Review: Dolittle (2020)

Dolittle. Directed by Stephen Gaghan. Universal Pictures, 2020.

Premiere Impressions

            When considering which screening to attend this week, I had two options: Dolittle or Bad Boys 3. About seven minutes into Dolittle, I knew I had made the wrong choice. You know that annoying co-worker in your office who cannot stop telling everyone how funny their eight-year-old is? Dolittle is that movie. Even though the jokes are immature and nonsensical, Dolittle is insistent that it is hilarious. The movie flings jokes at the audience like a monkey flings its own shadoob. Every scene—nay, every moment—is punctuated by some quippy line from an animal character. Not only do the jokes not actually work, but many of them simply do not make sense for the time period. Yes, you could argue that the movie is trying to intentionally incorporate more contemporary humor, but this is not a clever Hercules-esque comment on pop culture. I honestly just do not think the writers thought about the fact that making a Big Bird reference would not make sense for Victorian England. Are you thinking, “but Brecken, this is a movie for kids?” Well, add this to the many reasons I have no interest in having kids.

There are exactly two positives I can give this movie. Number one, the design for the dragon is pretty cool. Number tw—oh wait, I’m sorry. If you are rereading that last sentence, yes, there is a freaking dragon in this movie. But not just any dragon, oh no, a dragon that is impacted. There is a dragon in this movie suffering from severe constipation. This is not one of my sassy jokes. This is the climax of the film.

The second positive is that, for the most part, the animals are nicely animated. The gorilla, in particular, has a nice mixture of realism and expression. While I’m discussing the animals, though, I have to note how incredibly strange the voice acting is in this film. First of all, not one actor sounds like they are actually acting with anyone else in the scene. There is a lifelessness on screen when any of the animals speak, which is poorly punctuated by the fact that the animals typically deliver their lines in close-ups that are cutaways from the human actors. Second, each line of dialogue sounds as if the actor went into the booth and recorded without any direction. It is truly wild to listen to some top-notch talent each deliver their lines as if they are in different films. Rami Malek tries to get into character as a gorilla with PTSD. (Oh yeah, if you thought maybe this was one of those movies where the gorilla doesn’t have PTSD, think again.) Craig Robinson voices his squirrel (pronounced “sqa-wear-rul” in Victorian England, apparently) like it is straight out of one of those discount-Pixar movies about animals you find in your backyard. Kumail Nanjiani sounds like Kumail Nanjiani, but slightly faster.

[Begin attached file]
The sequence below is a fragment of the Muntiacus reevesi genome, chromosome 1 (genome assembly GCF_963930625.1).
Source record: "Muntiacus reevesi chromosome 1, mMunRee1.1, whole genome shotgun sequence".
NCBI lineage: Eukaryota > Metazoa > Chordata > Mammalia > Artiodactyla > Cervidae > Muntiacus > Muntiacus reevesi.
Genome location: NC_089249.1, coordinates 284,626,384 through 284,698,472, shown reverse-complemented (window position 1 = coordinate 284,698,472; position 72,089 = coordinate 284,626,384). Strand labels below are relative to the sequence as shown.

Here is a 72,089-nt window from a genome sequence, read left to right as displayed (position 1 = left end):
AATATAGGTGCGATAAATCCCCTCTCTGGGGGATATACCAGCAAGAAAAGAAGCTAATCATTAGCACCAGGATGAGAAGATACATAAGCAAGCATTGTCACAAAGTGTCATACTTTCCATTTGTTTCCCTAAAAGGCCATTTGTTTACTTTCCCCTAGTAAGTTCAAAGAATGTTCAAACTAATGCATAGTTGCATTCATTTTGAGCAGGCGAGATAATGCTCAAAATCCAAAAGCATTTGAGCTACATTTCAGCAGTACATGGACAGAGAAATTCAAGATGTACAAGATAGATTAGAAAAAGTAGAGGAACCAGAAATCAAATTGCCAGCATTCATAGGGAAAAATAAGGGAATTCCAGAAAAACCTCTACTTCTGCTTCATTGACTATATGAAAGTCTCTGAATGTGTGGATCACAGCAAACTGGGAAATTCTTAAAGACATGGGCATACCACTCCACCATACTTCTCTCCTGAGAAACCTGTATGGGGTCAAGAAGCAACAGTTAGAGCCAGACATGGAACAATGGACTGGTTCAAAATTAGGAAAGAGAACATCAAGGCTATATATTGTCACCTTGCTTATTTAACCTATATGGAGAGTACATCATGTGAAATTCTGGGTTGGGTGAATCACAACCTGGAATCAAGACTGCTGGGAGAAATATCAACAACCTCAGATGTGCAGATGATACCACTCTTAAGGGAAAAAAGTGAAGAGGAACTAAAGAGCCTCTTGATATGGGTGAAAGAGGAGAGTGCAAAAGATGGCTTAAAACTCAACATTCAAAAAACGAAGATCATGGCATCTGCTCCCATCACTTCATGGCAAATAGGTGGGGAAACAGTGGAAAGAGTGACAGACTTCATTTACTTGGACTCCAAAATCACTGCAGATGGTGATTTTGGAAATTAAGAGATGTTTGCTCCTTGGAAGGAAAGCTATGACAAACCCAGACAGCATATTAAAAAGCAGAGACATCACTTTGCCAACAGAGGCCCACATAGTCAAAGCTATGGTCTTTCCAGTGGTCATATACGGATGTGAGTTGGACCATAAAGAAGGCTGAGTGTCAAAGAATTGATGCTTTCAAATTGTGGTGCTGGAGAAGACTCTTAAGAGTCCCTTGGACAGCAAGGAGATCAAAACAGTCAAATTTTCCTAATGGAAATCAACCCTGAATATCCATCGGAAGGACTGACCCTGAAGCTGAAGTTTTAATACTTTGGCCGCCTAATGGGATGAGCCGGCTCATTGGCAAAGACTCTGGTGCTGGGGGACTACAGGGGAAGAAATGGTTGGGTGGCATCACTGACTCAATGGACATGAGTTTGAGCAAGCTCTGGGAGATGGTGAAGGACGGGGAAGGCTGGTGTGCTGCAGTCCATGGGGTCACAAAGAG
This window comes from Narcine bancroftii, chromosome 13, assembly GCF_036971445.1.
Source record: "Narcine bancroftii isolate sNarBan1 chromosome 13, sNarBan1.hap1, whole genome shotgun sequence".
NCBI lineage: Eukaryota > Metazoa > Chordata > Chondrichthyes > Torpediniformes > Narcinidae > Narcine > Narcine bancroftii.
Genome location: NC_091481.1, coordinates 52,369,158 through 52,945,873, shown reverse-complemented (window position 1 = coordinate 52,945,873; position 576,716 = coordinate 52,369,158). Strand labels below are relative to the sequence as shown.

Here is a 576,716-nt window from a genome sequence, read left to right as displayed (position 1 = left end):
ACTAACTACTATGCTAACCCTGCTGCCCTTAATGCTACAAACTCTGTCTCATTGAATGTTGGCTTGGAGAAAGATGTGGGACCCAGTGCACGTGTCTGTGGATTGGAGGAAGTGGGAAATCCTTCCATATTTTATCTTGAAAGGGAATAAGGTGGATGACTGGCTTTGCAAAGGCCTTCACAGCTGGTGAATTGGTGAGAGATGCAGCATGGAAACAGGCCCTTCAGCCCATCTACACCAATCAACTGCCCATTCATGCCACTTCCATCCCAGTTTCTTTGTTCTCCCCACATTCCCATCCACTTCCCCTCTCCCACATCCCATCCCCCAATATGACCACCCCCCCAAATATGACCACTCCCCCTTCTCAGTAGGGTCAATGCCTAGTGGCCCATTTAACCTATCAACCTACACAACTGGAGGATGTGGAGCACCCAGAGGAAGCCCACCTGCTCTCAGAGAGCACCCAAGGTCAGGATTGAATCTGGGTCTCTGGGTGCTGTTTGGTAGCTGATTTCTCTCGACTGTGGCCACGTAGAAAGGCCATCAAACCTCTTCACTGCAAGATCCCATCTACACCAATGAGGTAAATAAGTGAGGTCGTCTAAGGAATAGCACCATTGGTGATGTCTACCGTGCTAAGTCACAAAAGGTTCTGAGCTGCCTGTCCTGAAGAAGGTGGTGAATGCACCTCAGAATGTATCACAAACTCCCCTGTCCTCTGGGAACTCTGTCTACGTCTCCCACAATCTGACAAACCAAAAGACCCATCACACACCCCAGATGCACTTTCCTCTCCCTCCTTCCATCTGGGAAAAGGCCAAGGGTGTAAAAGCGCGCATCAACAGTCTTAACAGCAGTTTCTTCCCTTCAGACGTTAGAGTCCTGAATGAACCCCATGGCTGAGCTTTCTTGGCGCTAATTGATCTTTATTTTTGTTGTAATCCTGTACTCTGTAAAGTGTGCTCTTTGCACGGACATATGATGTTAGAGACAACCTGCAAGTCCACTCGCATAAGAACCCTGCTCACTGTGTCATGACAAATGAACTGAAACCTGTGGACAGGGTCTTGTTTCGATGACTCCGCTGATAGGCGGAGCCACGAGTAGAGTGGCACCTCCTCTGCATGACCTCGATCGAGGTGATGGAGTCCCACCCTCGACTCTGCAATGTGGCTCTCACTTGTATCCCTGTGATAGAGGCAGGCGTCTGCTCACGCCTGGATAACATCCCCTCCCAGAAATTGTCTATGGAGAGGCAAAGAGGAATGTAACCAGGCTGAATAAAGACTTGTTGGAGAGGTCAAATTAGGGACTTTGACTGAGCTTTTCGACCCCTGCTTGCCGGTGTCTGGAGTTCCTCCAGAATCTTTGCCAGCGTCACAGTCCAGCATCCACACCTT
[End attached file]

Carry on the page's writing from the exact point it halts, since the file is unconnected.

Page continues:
Tying together all of the reasons for Dolittle’s horrendousness is the fact that this movie has no idea what it wants to be, which is exemplified in some of the worst editing I’ve seen in a big-budget film. Not one moment seems to matter and not one emotional note is allowed to land because we have immediately cut to a new scene or another reaction shot. The amount of reaction shots is staggering. Should Dr. Dolittle or one of his animal companions say or do anything, we get a reaction shot from a background character. Once most of the background characters are removed, the animals start doing reaction shots for each other. This film has exactly two things in common with The Office: an insane number of reaction shots and not enough Craig Robinson.

Post-Screening Snippets

  • In this movie, Antonio Banderas plays Robert Downey, Jr.’s father-in law. That is just a fact about this movie that exemplifies its ridiculousness.
  • What the hell is Robert Downey, Jr. doing in this? Have we seen a whisper accent this bad since Eddie Redmayne in Jupiter Ascending? Or Eddie Redmayne in The Danish Girl?
  • It seems weird that Dr. Dolittle’s ability to talk to animals is supposed to be a super special gift, but his child stowaway picks up the ability to speak all of the animal languages rather quickly.
  • Why should I believe the Queen is dying in this movie? Not one sprinkle of make-up was applied to make her look sick. Every time a character says, “the Queen is gravely ill,” the camera cuts to her and she looks like she’s taking a gentle snooze.
  • A tiger gets kicked in the genitals in this movie. Again, this is just a thing that happens.

The Final Tea

            Just how bad is Dolittle? Dolittle is so bad, I considered whether or not I hated Robert Downey, Jr. as I left the screening. Dolittle is so bad, I audibly said “what the hell is going on right now” in the theater. Dolittle is so bad, Marion Cotillard, the Academy Award-winning French performer—who just so happens to be my favorite living actress—does a bad French accent.


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